Image © Whether The Weather

Like the Five-Minute Harold, this exercise helps you get focused, fast. Great for homing in on specifics, and sharpening your awareness.

One person (usually the coach/director) keeps track of time with a stopwatch or second hand, calling the scenes after each interval.

To begin, two people perform a scene as they normally would. They can get a suggestion or not. There’s no time limit; the coach/director calls the scene when it feels right.

The players then perform the same scene again, this time in one minute.

The idea isn’t to speed things up. Simply taking the things that stood out in the scene (words, relationship, physicality, emotion) and using them in less time will naturally heighten those elements.

Next, the players perform the same scene in 30 seconds.

Then in 20 seconds.

Then 10 seconds.

Then five.

And finally – just for fun – two seconds.

This exercise helps you distill scenes down to their essence, by identifying what’s important.

Joe Bill also teaches a version where you start with a scene and call it after one minute, then do the rest as above.

Photo © Kevin Thom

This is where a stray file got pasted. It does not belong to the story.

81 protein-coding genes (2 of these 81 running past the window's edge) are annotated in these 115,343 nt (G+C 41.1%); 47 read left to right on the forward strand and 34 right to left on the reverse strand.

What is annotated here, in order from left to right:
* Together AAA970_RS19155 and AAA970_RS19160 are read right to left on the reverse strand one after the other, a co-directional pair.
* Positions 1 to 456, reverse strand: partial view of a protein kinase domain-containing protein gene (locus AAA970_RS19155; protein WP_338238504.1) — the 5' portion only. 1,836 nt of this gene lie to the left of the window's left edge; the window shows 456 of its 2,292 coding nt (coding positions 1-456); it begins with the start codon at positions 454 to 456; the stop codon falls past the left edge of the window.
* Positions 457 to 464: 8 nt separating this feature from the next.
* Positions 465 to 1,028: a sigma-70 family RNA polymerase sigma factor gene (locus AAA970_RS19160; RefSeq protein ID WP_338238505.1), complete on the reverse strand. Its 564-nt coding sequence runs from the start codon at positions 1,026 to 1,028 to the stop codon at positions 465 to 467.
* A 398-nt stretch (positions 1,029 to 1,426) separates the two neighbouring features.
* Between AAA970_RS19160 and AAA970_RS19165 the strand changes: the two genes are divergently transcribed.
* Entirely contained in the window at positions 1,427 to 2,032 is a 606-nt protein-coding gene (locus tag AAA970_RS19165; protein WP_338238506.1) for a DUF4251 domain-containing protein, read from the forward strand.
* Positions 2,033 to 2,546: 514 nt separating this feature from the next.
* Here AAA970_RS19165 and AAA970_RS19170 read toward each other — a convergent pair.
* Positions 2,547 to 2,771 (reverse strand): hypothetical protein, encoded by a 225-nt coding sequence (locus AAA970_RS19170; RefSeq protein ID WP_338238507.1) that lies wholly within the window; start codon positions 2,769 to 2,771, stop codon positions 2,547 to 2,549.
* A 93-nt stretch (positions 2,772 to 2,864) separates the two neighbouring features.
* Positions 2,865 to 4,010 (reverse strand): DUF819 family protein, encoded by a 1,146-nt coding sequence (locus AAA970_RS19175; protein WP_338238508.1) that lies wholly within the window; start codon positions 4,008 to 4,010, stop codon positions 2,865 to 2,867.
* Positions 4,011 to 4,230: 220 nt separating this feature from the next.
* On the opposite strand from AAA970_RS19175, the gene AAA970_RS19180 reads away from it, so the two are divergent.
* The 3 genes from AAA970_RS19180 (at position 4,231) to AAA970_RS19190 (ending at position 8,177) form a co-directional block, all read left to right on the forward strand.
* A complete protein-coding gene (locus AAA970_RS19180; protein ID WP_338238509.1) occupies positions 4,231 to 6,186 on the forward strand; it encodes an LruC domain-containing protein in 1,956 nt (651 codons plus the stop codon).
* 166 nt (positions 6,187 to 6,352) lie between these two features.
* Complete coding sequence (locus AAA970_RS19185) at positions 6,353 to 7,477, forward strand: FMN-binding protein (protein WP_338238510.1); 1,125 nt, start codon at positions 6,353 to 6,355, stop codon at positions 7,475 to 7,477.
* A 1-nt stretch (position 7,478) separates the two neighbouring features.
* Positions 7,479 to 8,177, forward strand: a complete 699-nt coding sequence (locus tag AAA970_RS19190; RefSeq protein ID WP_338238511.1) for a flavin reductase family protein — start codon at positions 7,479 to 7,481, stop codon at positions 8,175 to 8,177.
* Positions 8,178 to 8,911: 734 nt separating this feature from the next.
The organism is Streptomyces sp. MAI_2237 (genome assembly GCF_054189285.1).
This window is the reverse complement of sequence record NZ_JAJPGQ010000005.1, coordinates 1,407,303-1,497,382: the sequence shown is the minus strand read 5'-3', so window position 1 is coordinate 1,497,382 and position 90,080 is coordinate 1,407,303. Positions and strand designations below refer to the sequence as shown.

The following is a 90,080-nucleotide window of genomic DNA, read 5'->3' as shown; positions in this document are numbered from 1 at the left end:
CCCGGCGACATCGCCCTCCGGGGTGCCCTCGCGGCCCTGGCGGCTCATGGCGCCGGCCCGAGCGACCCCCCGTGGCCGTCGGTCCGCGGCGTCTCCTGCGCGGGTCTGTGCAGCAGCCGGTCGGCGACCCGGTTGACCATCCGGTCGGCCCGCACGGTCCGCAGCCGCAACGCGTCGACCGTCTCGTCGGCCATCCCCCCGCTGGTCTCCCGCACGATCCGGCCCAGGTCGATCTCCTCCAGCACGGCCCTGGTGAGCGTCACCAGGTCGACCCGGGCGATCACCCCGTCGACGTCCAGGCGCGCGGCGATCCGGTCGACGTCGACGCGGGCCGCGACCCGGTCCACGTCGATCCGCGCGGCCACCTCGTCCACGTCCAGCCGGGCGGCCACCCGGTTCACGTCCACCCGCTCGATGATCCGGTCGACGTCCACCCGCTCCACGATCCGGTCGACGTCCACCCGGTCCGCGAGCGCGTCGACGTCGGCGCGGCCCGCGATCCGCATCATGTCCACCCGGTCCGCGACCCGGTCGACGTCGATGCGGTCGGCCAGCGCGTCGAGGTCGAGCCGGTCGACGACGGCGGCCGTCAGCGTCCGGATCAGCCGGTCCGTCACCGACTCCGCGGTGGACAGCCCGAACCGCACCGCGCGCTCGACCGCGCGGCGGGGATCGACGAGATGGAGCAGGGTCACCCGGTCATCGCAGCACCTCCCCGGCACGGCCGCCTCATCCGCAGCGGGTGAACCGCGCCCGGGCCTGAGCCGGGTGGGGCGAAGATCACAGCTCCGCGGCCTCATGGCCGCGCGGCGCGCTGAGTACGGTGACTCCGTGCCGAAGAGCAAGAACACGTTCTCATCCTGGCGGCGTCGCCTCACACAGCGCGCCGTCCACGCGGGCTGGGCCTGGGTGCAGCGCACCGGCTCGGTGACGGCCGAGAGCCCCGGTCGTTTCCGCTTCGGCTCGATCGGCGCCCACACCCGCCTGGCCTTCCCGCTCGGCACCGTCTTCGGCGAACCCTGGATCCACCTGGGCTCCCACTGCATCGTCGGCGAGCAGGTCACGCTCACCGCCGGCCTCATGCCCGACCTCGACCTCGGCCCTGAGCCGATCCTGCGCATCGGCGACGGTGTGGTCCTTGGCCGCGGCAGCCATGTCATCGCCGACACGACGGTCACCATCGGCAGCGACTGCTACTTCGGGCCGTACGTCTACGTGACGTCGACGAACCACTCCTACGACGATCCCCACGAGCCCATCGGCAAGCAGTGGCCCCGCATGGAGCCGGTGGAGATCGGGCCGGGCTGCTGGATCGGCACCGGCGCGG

Object work is a simple way to take your scene from meh to mesmerizing.

Watch a master improviser onstage, and you’ll swear you can actually see the banana they’re peeling, the stick shift they’re driving, the roll of duct tape they’re wrapping around Grandma’s dead body.

On the other hand, bad object work can destroy the reality of a scene like nothing else.

We’ve all seen tables get walked through, floor mops that come and go, and razor-thin cigarettes inhaled between two fused fingers.

When you give your objects weight and mass, it instantly grounds you and makes your movements more deliberate. It also paints a more vivid picture for the audience.

One of the biggest go-to’s in improv is drinking (insert AA joke here). For some reason scientists have yet to explain, we drink improv beverages through our thumb.